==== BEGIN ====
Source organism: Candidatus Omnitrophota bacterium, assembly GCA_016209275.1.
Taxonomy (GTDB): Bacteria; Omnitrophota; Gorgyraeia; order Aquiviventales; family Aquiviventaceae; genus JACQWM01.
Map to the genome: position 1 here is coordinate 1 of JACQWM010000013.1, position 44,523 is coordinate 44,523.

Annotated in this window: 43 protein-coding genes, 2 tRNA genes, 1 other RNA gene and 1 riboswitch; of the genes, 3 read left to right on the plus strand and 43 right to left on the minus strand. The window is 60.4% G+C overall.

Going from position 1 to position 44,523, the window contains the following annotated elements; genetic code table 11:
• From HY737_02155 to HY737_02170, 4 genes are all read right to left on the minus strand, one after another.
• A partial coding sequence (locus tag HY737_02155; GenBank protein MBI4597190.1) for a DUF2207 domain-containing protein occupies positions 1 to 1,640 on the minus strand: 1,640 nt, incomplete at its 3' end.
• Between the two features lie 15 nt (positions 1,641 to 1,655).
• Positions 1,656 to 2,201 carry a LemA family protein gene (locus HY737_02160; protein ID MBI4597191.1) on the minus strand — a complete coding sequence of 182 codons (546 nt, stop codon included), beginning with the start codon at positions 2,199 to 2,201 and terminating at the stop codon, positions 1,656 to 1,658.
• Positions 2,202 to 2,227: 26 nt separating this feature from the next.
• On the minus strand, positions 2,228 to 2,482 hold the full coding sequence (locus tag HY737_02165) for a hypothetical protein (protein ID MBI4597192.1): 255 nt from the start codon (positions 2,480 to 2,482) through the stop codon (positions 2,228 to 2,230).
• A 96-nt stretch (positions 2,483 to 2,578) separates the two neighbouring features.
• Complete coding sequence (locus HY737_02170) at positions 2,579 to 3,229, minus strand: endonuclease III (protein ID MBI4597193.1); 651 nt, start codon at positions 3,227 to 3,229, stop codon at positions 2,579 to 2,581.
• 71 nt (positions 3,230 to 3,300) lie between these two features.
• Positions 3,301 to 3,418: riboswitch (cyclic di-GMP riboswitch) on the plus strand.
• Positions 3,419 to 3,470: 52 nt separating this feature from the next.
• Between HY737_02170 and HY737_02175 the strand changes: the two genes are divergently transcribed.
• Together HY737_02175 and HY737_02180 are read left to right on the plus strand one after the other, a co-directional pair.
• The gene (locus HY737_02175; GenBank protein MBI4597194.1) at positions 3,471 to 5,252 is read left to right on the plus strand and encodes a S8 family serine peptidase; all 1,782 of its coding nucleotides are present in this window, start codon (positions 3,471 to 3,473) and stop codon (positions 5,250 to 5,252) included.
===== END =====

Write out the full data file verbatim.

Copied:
Source organism: Candidatus Omnitrophota bacterium, assembly GCA_016209275.1.
Taxonomy (GTDB): Bacteria; Omnitrophota; Gorgyraeia; order Aquiviventales; family Aquiviventaceae; genus JACQWM01.
Map to the genome: position 1 here is coordinate 1 of JACQWM010000013.1, position 44,523 is coordinate 44,523.

Annotated in this window: 43 protein-coding genes, 2 tRNA genes, 1 other RNA gene and 1 riboswitch; of the genes, 3 read left to right on the plus strand and 43 right to left on the minus strand. The window is 60.4% G+C overall.

Going from position 1 to position 44,523, the window contains the following annotated elements; genetic code table 11:
• From HY737_02155 to HY737_02170, 4 genes are all read right to left on the minus strand, one after another.
• A partial coding sequence (locus tag HY737_02155; GenBank protein MBI4597190.1) for a DUF2207 domain-containing protein occupies positions 1 to 1,640 on the minus strand: 1,640 nt, incomplete at its 3' end.
• Between the two features lie 15 nt (positions 1,641 to 1,655).
• Positions 1,656 to 2,201 carry a LemA family protein gene (locus HY737_02160; protein ID MBI4597191.1) on the minus strand — a complete coding sequence of 182 codons (546 nt, stop codon included), beginning with the start codon at positions 2,199 to 2,201 and terminating at the stop codon, positions 1,656 to 1,658.
• Positions 2,202 to 2,227: 26 nt separating this feature from the next.
• On the minus strand, positions 2,228 to 2,482 hold the full coding sequence (locus tag HY737_02165) for a hypothetical protein (protein ID MBI4597192.1): 255 nt from the start codon (positions 2,480 to 2,482) through the stop codon (positions 2,228 to 2,230).
• A 96-nt stretch (positions 2,483 to 2,578) separates the two neighbouring features.
• Complete coding sequence (locus HY737_02170) at positions 2,579 to 3,229, minus strand: endonuclease III (protein ID MBI4597193.1); 651 nt, start codon at positions 3,227 to 3,229, stop codon at positions 2,579 to 2,581.
• 71 nt (positions 3,230 to 3,300) lie between these two features.
• Positions 3,301 to 3,418: riboswitch (cyclic di-GMP riboswitch) on the plus strand.
• Positions 3,419 to 3,470: 52 nt separating this feature from the next.
• Between HY737_02170 and HY737_02175 the strand changes: the two genes are divergently transcribed.
• Together HY737_02175 and HY737_02180 are read left to right on the plus strand one after the other, a co-directional pair.
• The gene (locus HY737_02175; GenBank protein MBI4597194.1) at positions 3,471 to 5,252 is read left to right on the plus strand and encodes a S8 family serine peptidase; all 1,782 of its coding nucleotides are present in this window, start codon (positions 3,471 to 3,473) and stop codon (positions 5,250 to 5,252) included.